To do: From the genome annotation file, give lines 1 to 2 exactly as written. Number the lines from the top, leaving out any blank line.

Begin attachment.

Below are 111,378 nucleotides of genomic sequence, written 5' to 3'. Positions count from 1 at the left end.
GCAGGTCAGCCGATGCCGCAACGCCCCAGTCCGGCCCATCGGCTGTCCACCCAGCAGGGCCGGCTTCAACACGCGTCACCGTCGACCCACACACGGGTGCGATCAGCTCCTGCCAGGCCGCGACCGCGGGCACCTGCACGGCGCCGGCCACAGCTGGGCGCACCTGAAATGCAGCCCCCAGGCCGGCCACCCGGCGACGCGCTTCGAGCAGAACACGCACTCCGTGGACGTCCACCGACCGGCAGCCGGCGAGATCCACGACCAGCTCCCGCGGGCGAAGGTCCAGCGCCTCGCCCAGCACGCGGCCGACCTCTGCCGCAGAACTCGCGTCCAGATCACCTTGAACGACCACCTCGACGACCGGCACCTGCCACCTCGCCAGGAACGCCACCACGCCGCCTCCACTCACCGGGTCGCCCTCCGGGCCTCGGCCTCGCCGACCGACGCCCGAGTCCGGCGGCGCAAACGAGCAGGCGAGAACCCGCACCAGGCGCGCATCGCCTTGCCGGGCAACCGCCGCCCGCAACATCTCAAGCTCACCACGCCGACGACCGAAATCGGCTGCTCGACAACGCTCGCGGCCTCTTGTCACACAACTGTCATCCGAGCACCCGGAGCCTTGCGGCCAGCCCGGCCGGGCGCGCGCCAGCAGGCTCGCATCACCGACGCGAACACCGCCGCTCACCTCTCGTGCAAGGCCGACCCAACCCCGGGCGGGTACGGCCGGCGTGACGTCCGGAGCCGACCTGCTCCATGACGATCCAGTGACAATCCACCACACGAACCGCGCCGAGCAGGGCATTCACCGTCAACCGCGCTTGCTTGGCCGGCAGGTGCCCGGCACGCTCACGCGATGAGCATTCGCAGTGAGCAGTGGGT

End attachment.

Below are 111,378 nucleotides of genomic sequence, written 5' to 3'. Positions count from 1 at the left end.
GCAGGTCAGCCGATGCCGCAACGCCCCAGTCCGGCCCATCGGCTGTCCACCCAGCAGGGCCGGCTTCAACACGCGTCACCGTCGACCCACACACGGGTGCGATCAGCTCCTGCCAGGCCGCGACCGCGGGCACCTGCACGGCGCCGGCCACAGCTGGGCGCACCTGAAATGCAGCCCCCAGGCCGGCCACCCGGCGACGCGCTTCGAGCAGAACACGCACTCCGTGGACGTCCACCGACCGGCAGCCGGCGAGATCCACGACCAGCTCCCGCGGGCGAAGGTCCAGCGCCTCGCCCAGCACGCGGCCGACCTCTGCCGCAGAACTCGCGTCCAGATCACCTTGAACGACCACCTCGACGACCGGCACCTGCCACCTCGCCAGGAACGCCACCACGCCGCCTCCACTCACCGGGTCGCCCTCCGGGCCTCGGCCTCGCCGACCGACGCCCGAGTCCGGCGGCGCAAACGAGCAGGCGAGAACCCGCACCAGGCGCGCATCGCCTTGCCGGGCAACCGCCGCCCGCAACATCTCAAGCTCACCACGCCGACGACCGAAATCGGCTGCTCGACAACGCTCGCGGCCTCTTGTCACACAACTGTCATCCGAGCACCCGGAGCCTTGCGGCCAGCCCGGCCGGGCGCGCGCCAGCAGGCTCGCATCACCGACGCGAACACCGCCGCTCACCTCTCGTGCAAGGCCGACCCAACCCCGGGCGGGTACGGCCGGCGTGACGTCCGGAGCCGACCTGCTCCATGACGATCCAGTGACAATCCACCACACGAACCGCGCCGAGCAGGGCATTCACCGTCAACCGCGCTTGCTTGGCCGGCAGGTGCCCGGCACGCTCACGCGATGAGCATTCGCAGTGAGCAGTGGGT